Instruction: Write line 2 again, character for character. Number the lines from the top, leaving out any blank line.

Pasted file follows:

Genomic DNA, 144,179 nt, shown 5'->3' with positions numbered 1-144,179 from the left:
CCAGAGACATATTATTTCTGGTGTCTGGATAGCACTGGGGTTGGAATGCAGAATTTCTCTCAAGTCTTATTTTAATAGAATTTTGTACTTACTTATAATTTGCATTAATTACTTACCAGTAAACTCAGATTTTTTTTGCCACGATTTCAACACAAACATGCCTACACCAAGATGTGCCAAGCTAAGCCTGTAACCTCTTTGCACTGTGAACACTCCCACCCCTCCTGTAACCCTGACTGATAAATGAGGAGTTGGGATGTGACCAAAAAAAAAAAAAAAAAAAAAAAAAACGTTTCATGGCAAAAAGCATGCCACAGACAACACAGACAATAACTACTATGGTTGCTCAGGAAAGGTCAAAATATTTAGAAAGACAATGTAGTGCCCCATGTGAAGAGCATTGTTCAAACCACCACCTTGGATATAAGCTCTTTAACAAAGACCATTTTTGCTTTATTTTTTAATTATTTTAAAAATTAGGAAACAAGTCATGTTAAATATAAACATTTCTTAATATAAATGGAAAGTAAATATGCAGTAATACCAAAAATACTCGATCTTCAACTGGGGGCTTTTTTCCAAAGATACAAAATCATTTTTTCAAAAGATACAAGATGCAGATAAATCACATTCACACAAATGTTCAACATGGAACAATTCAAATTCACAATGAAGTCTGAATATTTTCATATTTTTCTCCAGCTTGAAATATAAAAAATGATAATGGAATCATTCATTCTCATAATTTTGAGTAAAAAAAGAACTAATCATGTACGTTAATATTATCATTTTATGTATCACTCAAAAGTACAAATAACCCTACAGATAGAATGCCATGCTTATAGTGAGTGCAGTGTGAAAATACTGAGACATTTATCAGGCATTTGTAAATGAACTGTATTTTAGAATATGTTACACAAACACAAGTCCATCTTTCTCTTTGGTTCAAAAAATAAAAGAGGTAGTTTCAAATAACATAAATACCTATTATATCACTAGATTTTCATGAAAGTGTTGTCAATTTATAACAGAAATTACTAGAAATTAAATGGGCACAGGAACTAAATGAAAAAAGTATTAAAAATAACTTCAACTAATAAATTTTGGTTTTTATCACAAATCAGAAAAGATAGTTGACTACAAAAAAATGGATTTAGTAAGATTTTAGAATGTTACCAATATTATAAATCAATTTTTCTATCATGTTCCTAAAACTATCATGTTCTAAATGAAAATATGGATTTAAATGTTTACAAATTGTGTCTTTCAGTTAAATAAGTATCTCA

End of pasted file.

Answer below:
CCAGAGACATATTATTTCTGGTGTCTGGATAGCACTGGGGTTGGAATGCAGAATTTCTCTCAAGTCTTATTTTAATAGAATTTTGTACTTACTTATAATTTGCATTAATTACTTACCAGTAAACTCAGATTTTTTTTGCCACGATTTCAACACAAACATGCCTACACCAAGATGTGCCAAGCTAAGCCTGTAACCTCTTTGCACTGTGAACACTCCCACCCCTCCTGTAACCCTGACTGATAAATGAGGAGTTGGGATGTGACCAAAAAAAAAAAAAAAAAAAAAAAAAACGTTTCATGGCAAAAAGCATGCCACAGACAACACAGACAATAACTACTATGGTTGCTCAGGAAAGGTCAAAATATTTAGAAAGACAATGTAGTGCCCCATGTGAAGAGCATTGTTCAAACCACCACCTTGGATATAAGCTCTTTAACAAAGACCATTTTTGCTTTATTTTTTAATTATTTTAAAAATTAGGAAACAAGTCATGTTAAATATAAACATTTCTTAATATAAATGGAAAGTAAATATGCAGTAATACCAAAAATACTCGATCTTCAACTGGGGGCTTTTTTCCAAAGATACAAAATCATTTTTTCAAAAGATACAAGATGCAGATAAATCACATTCACACAAATGTTCAACATGGAACAATTCAAATTCACAATGAAGTCTGAATATTTTCATATTTTTCTCCAGCTTGAAATATAAAAAATGATAATGGAATCATTCATTCTCATAATTTTGAGTAAAAAAAGAACTAATCATGTACGTTAATATTATCATTTTATGTATCACTCAAAAGTACAAATAACCCTACAGATAGAATGCCATGCTTATAGTGAGTGCAGTGTGAAAATACTGAGACATTTATCAGGCATTTGTAAATGAACTGTATTTTAGAATATGTTACACAAACACAAGTCCATCTTTCTCTTTGGTTCAAAAAATAAAAGAGGTAGTTTCAAATAACATAAATACCTATTATATCACTAGATTTTCATGAAAGTGTTGTCAATTTATAACAGAAATTACTAGAAATTAAATGGGCACAGGAACTAAATGAAAAAAGTATTAAAAATAACTTCAACTAATAAATTTTGGTTTTTATCACAAATCAGAAAAGATAGTTGACTACAAAAAAATGGATTTAGTAAGATTTTAGAATGTTACCAATATTATAAATCAATTTTTCTATCATGTTCCTAAAACTATCATGTTCTAAATGAAAATATGGATTTAAATGTTTACAAATTGTGTCTTTCAGTTAAATAAGTATCTCA